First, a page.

The news about A.H. Belo paying shareholders a special dividend is a bit curious. The company’s board of directors has declared a special cash dividend of 24 cents per share. That’s in addition to the regular quarterly cash dividend of 6 cents per share. Chairman and chief executive Robert Decherd said, “Despite pension funding requirements and various business challenges, the company has consistently generated cash. As a result, we are able to distribute additional cash to shareholders.”
Generating cash and making a profit are two different things. Generally, dividends are distributed when a company is making a profit — which A.H. Belo is most decidedly not. The company has an accumulated deficit on its balance sheet of $316 million. Now let’s take a look at its performance in the first six months of this year. EBITDA was $18 million. That’s a measure of cash generated from operations. Here’s what it spent: $24 million on pension payments (ouch), $4 million on capital expenditures, $3 million on dividends, and $3 million on other working capital and financing needs. Add that all up, and it comes to $34 million. Meaning it had to get $16 million from someplace because its earnings didn’t cover its costs. More bad news: the company saw total revenues decline by 6 percent in the first six months of this year when compared to 2011.
So, yes, the company is generating cash. But the cash is going out faster than it’s coming in.
Here’s some more interesting math: according to a proxy statement filed in April, Decherd owns about 1.6 million series B shares (those are the good ones, worth 10 votes each). He owns more than 333,000 series A shares (the kind the hoi polloi like you and I can buy). So call it 2 million shares total. That means this special 24-cent dividend is worth about $480,000 to him. Nice!
With SMU’s football team hosting Texas A&M tomorrow afternoon, this is the perfect time to share the Aggie joke that is playing out on my block. One of my neighbors has converted a school bus into a venue for tailgate parties. Note the length of the bus.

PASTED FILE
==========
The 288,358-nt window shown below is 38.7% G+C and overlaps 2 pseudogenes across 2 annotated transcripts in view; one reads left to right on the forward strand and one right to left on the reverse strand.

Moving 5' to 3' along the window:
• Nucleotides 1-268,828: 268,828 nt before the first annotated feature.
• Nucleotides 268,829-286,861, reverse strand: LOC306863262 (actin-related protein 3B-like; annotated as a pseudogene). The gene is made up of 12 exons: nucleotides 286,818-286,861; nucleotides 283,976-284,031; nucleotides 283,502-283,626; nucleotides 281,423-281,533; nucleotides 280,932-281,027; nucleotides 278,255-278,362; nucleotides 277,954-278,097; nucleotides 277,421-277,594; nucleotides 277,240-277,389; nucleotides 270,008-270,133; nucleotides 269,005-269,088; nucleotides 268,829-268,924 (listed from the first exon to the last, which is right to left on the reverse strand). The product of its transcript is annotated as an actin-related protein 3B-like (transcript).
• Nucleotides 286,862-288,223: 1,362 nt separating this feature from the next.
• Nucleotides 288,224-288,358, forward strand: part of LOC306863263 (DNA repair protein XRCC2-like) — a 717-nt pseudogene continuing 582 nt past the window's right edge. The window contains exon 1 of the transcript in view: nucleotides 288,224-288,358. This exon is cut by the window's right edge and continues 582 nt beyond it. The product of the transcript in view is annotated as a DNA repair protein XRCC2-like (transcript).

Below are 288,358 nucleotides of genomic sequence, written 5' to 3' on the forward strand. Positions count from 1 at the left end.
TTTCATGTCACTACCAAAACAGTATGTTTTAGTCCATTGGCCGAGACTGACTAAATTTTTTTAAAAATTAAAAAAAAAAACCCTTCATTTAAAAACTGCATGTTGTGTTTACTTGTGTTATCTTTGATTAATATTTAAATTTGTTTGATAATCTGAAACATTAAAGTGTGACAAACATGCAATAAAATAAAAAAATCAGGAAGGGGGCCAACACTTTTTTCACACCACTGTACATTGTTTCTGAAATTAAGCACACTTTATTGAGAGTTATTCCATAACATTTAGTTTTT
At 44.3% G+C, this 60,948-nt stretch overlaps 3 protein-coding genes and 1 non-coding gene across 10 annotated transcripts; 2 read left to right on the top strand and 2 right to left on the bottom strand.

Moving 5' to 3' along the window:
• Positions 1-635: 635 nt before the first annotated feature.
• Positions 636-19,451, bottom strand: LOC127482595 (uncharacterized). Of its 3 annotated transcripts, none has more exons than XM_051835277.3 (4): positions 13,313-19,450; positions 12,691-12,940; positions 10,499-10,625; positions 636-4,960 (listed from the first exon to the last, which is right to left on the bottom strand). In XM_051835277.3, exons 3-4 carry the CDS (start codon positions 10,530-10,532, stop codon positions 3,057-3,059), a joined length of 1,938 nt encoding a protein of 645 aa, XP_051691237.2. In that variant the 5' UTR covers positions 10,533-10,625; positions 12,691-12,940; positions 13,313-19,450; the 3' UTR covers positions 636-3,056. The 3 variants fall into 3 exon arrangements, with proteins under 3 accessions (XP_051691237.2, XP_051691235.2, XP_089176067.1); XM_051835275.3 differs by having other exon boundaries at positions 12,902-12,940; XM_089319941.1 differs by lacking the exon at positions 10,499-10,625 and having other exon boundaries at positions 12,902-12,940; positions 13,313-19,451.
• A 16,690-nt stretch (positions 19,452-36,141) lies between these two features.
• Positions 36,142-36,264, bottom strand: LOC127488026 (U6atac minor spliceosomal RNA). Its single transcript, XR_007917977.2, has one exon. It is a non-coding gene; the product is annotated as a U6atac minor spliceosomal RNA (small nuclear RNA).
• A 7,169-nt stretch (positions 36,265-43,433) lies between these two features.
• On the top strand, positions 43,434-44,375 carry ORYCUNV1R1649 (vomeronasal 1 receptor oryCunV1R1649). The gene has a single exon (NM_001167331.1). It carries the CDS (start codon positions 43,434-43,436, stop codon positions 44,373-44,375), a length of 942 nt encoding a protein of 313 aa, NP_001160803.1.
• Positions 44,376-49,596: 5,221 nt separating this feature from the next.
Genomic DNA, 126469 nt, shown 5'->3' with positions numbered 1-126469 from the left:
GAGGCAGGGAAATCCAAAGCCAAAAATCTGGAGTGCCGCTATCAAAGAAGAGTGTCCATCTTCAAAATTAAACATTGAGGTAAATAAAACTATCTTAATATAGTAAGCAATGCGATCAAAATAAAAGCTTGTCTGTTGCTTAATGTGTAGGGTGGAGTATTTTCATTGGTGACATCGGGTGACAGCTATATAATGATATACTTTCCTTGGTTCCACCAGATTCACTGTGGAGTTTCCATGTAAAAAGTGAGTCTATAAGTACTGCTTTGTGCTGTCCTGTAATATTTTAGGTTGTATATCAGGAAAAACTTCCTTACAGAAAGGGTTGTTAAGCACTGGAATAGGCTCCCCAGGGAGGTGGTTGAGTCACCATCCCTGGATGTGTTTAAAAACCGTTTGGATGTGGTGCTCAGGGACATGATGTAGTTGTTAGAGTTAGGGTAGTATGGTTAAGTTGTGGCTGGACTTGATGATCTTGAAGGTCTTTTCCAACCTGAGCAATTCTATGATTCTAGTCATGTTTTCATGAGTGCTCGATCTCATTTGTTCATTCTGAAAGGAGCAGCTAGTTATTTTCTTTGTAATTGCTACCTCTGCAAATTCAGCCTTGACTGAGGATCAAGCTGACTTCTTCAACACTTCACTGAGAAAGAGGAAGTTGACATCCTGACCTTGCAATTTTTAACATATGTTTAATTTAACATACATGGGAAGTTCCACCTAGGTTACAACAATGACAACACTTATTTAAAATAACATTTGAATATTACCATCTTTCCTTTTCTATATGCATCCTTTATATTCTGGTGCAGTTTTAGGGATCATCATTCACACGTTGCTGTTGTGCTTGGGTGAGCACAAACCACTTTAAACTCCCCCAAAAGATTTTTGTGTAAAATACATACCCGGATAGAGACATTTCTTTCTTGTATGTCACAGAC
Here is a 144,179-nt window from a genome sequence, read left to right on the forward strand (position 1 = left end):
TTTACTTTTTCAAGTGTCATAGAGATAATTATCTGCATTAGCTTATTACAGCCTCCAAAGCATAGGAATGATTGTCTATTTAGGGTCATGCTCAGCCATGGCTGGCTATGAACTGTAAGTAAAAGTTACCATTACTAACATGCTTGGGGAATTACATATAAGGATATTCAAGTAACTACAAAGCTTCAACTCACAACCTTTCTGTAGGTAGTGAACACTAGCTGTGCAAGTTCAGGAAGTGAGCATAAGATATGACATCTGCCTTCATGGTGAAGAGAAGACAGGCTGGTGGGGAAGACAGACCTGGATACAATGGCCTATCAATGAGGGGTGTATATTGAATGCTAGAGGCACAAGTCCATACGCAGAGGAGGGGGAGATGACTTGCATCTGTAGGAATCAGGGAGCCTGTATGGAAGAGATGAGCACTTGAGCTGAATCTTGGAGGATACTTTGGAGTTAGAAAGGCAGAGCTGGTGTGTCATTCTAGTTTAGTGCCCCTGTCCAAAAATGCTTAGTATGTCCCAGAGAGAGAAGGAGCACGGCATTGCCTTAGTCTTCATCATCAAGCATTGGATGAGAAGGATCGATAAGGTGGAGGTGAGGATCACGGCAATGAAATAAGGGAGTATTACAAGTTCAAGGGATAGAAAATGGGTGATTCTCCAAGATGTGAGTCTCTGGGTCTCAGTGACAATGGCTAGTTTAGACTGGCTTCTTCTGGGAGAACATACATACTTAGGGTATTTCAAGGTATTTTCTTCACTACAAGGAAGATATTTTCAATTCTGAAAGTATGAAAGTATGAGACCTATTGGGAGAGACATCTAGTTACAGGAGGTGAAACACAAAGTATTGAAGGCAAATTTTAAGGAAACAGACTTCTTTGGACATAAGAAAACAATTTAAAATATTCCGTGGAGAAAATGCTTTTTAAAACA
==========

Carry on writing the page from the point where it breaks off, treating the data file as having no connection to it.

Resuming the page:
There are only two more days left to vote for your favorite 10 Most Beautiful candidates from Week 4. Heather Wilson, Jessica Farmer, Chelsea Morehart, Nadia Dabbakeh, and Christina Entsminger need your help.
Go vote, and come back Monday for the final round of voting.
When news came yesterday that a Chinese company would be hired to build Summit Power Group’s coal-gasification project near Odessa that Laura Miller’s been managing, the first question that came to mind was, “Couldn’t they find an American outfit to do that?” Not really, the former Dallas mayor says, basically because putting up the innovative “clean-coal” plant is just too complicated. But Miller’s tale of how China–a country the Pentagon says has launched cyber-attacks against the U.S military and our economic system–wound up taking a lead role in the state-of-the-art, $2.5 billion-plus plant is fascinating.
The Praetorian Building, Dallas’ first skyscraper and a sad building that’s been through many years of neglect, is being slowly torn down piece by piece. This process affects Stone Street Gardens, so the construction crew built a sidewalk shed over the alley to protect people eating outside. It’s a simple structure, just wood, maybe some stain, that’s about it. But the other day, I walked by and saw someone had come along and painted these vibrant pinks and purples on the wall. I was intrigued, but there was no one around to ask about it.
Today, I finally met the man behind the work: Lee Baker. Baker is an artist who will be showing work at the Goss-Michael Foundation’s exhibition RE:DEFINE. The Joule is a sponsor of the exhibition, thus Baker is painting the wall constructed by the group that’s working on the Praetorian.
I asked him what he’s going for with this wall. He said the background colors replicate a sunset and when it’s finished, it will be a cityscape. He said I’d understand more if I went to his website. (You will, too.) He’ll be finished by the 21st, which just so happens to be PARK(ing) Day. So come out to Main Street next Friday, take a look at Baker’s finished work, and check out all the parks. D Magazine‘s spot will be at 1517 Main with a gorgeous mid-century modern book store (with free books, library cards, and a chance to help out DISD students) that will be made possible by the generosity of IKEA and the talented Joslyn Taylor.